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Yes, I believe it was called thin walled mechanical tubing.

I was involved with the building of 5 product tankers (JP5) in Tampa Florida and they actually fitted solid drawn 1" -1.5 round bar as handrail all over the ER, then painted it which prevented you from sliding down the ladders.

Also the bottom plates instead of being checker plate as they used higher up was open grating not a good idea. Between the Japanese and American designers the ER was a bit of a c**** up by modern standards I had just left.
Even cheaper, there were no pneumicators fitted to the DO or HFO deep tanks.
This was 1984 and yet I sailed on British ships built it early 50's that had pneumicators on all fuel tanks.

Opposite to that they had a pto generator off the ME and the 3 Cats could start up automatically and go straight onto the swb without human intervention.

Whilst on trials just running Full Ahead on the pto, the super said, "Right, I want you to put the telegraph to Half Astern, and will see how good everything is".
Apart from a few bangs and crashesa puff of smoke out of the tbb it actually worked.
I am sure some of the shipyard Eng Mgt were thinking were can I work next, or will the whole lot blow up.
 

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As a sparks I never knew much about engineroom work.

I've often wondered -

Exactly what does an Engineroom storekeeper do ?

In factories and other large establishments I can imagine a scenario where people are back and fore after various bits and pieces.

But a ships engineroom doesn't have that many workers so the demand for spares cannot be so constant as to justify one bod specifically set aside for that one task ?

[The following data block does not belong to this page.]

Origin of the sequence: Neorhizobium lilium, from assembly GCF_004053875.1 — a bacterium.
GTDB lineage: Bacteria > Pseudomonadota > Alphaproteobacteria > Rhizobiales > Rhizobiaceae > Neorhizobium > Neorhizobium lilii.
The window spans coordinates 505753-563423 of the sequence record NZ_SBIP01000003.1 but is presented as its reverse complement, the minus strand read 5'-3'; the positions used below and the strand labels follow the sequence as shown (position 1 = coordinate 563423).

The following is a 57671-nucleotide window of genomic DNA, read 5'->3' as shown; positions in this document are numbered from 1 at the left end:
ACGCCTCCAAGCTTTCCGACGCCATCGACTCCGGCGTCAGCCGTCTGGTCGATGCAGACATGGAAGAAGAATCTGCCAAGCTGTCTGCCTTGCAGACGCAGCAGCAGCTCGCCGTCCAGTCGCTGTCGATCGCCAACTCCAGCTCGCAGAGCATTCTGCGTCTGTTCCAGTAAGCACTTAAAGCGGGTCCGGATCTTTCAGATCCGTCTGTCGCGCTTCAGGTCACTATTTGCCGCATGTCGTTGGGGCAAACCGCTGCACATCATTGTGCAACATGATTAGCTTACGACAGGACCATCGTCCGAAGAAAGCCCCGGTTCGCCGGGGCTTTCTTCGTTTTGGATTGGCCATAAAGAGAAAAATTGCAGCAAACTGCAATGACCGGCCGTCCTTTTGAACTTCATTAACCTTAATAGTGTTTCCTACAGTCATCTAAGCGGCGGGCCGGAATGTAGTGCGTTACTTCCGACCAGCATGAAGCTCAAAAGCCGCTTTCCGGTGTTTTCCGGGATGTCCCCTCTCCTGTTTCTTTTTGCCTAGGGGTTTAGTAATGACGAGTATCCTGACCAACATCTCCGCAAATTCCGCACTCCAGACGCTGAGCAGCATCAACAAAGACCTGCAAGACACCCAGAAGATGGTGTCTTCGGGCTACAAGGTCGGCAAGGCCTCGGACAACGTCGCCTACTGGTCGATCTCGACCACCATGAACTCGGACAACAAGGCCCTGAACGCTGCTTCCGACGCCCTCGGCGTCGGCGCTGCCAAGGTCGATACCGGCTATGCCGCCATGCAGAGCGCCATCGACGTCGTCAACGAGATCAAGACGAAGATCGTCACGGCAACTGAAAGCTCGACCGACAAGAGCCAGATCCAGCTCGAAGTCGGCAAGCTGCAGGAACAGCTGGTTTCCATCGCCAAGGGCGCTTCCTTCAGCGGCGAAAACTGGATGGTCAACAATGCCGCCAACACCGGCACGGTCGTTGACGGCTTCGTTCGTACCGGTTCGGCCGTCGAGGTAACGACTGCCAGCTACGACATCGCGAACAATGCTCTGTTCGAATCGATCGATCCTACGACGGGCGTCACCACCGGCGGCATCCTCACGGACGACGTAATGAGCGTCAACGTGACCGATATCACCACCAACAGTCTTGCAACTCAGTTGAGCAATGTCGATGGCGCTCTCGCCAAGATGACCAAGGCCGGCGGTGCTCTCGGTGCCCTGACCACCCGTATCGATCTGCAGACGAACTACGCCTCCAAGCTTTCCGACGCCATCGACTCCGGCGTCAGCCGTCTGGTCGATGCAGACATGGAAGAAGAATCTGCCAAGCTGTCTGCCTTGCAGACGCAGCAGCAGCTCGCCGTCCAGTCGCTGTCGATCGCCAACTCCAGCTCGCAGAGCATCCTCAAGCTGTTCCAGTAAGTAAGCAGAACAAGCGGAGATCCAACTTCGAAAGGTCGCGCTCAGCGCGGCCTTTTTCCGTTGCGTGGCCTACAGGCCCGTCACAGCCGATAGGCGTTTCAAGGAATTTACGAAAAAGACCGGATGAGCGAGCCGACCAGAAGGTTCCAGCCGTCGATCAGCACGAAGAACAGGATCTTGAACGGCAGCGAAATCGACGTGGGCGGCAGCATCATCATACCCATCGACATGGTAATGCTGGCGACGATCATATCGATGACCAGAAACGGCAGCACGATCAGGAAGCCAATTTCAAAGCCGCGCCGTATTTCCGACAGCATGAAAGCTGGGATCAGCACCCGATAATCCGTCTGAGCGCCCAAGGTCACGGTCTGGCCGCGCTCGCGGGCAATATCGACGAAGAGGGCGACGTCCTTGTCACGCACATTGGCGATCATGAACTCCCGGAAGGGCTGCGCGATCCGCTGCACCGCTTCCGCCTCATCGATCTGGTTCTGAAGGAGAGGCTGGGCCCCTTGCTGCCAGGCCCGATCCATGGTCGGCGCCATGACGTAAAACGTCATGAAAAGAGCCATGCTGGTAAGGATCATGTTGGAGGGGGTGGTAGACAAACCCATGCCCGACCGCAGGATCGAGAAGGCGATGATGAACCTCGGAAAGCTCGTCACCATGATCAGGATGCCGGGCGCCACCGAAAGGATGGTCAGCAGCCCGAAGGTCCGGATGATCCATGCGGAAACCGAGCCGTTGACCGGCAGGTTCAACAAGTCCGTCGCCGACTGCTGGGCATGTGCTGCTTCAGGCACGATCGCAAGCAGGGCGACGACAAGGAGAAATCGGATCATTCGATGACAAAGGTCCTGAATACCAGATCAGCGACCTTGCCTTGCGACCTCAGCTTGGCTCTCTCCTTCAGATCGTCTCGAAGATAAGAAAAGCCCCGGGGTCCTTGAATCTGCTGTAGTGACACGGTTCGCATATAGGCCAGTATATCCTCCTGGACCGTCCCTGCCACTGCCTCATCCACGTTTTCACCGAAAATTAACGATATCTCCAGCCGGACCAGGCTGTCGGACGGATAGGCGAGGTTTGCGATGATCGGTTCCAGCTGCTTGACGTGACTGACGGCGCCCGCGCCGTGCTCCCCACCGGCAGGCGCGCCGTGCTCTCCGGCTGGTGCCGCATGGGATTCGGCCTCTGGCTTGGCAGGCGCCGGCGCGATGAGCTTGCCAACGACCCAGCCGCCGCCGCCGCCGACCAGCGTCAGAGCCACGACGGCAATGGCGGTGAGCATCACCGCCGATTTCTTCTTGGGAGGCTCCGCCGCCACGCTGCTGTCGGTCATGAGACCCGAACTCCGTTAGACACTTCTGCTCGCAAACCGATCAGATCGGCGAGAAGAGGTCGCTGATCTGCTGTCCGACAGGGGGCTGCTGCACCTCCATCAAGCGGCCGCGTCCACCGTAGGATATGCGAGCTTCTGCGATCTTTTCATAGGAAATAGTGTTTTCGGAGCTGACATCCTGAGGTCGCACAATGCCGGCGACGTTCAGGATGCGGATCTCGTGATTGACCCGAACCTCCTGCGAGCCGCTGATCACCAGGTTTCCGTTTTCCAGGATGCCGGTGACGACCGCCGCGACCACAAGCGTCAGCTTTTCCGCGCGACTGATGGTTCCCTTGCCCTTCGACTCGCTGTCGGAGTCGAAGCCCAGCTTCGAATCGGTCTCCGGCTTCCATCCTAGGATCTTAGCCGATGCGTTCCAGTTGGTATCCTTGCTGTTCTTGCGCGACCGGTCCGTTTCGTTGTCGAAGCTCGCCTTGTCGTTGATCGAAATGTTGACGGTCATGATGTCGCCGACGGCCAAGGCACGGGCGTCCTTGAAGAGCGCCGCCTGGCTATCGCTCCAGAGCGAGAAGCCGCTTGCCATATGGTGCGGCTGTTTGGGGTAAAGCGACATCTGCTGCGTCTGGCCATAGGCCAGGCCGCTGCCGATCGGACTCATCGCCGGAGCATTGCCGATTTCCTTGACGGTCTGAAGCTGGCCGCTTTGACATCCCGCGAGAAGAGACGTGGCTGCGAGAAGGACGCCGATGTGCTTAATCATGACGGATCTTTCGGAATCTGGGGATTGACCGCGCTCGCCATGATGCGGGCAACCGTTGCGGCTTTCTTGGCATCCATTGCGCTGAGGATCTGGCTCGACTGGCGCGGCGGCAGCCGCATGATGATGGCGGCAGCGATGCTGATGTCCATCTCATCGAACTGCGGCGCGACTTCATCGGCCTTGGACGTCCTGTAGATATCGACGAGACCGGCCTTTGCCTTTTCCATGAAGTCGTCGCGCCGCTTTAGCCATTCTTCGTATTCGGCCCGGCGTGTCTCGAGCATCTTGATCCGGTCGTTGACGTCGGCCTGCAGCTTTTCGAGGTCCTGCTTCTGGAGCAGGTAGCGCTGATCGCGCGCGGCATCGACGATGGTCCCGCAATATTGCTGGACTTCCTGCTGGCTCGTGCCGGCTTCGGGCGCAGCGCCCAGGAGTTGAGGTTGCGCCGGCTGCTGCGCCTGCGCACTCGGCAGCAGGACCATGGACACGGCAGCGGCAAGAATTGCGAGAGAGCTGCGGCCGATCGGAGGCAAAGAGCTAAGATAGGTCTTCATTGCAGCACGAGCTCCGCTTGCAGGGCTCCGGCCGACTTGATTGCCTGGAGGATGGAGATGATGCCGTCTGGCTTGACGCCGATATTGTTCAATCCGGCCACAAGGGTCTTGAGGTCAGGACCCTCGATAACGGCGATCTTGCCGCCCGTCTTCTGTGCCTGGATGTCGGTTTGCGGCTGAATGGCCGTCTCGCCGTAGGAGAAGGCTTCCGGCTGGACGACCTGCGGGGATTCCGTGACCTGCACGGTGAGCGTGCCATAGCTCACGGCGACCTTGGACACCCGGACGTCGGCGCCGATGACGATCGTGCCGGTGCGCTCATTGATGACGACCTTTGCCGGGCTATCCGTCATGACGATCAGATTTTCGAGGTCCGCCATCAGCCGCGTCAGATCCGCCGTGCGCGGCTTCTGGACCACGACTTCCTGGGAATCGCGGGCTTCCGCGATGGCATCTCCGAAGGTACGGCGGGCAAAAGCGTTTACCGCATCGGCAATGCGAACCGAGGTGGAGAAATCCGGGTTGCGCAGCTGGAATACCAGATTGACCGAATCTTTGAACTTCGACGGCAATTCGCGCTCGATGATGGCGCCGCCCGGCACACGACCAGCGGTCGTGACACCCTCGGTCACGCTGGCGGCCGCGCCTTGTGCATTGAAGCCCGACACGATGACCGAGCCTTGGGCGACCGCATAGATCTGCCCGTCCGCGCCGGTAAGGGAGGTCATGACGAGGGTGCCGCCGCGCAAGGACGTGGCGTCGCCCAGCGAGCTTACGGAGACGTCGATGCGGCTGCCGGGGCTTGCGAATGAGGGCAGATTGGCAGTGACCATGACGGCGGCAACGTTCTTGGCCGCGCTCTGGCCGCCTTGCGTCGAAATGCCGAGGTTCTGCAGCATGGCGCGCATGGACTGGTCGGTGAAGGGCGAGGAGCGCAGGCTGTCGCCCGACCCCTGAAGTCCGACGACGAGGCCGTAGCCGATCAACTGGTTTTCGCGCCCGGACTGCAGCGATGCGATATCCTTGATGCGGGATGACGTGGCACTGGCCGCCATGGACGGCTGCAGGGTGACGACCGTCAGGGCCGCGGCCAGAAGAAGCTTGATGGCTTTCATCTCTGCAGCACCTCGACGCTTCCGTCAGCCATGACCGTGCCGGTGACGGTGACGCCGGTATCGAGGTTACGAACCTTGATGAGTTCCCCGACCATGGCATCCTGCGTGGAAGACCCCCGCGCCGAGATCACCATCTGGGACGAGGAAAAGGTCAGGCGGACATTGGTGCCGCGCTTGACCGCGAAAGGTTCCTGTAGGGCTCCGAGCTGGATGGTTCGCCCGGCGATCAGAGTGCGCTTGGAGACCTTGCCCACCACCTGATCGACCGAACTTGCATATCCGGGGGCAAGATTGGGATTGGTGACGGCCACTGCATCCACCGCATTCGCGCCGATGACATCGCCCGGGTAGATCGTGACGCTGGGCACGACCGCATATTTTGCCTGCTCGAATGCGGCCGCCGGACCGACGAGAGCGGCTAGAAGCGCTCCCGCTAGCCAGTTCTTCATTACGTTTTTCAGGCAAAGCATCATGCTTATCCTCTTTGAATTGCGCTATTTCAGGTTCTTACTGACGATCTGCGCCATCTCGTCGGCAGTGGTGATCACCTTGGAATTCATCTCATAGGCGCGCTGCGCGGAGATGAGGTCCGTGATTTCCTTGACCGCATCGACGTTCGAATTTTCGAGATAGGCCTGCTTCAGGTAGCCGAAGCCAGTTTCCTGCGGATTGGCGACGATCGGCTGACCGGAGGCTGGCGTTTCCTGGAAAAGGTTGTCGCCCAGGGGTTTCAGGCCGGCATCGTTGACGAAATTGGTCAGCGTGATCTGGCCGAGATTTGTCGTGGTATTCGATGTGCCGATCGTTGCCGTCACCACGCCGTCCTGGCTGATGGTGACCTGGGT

Can someone enlighten me ?

Thanks.
When I was on the Bibi in 1970 we had an ER Storeman who was treated as a p.o. Also a Donkeyman who did the 12 to 4 at sea and 12 to 8 in port.
Also two Firemen who were day workers under the Storeman
 

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As a sparks I never knew much about engineroom work.

I've often wondered -

Exactly what does an Engineroom storekeeper do ?

In factories and other large establishments I can imagine a scenario where people are back and fore after various bits and pieces.

But a ships engineroom doesn't have that many workers so the demand for spares cannot be so constant as to justify one bod specifically set aside for that one task ?

Can someone enlighten me ?

Thanks.
Good supply Thom lambmont pump brgs jointing, grease,coconut matting/mat,rags/ gunny sacking,ect ,ect,ect.
 

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When I was on the Bibi in 1970 we had an ER Storeman who was treated as a p.o. Also a Donkeyman who did the 12 to 4 at sea and 12 to 8 in port.
Also two Firemen who were day workers under the Storem interesting but intriguing to know why!!We get get the picture sunrishine,we know about donkeymen firemen and wot they do,so making Storeman think he's a P.O.would hack me off too
 

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The Engine Room Kussab on Texaco Glasgow (Ex Caltex Liverpool) in 1968 proudly told me that he owned a farm with a house at each end of the land. In one was his old wife for good company and feeding and in the other was his young wife for 'Plenty jig jig Sahib!
No wonder the youger guys Holiday in Bangkok,no chance and Thai chick's non too keen,I've been told.
 

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In my day all of we youngsters usually slid down. Just pick up our feet and slide on our hands. Sometimes gloves sometimes not. Handrails were sturdy steel pipes polished very lightly oiled. The tightness of your grip controlled descent speed.

Greg Hayden
Vista, CA USA
Make sure both sides oiled evenly OK.
Then you'll be good to go
 
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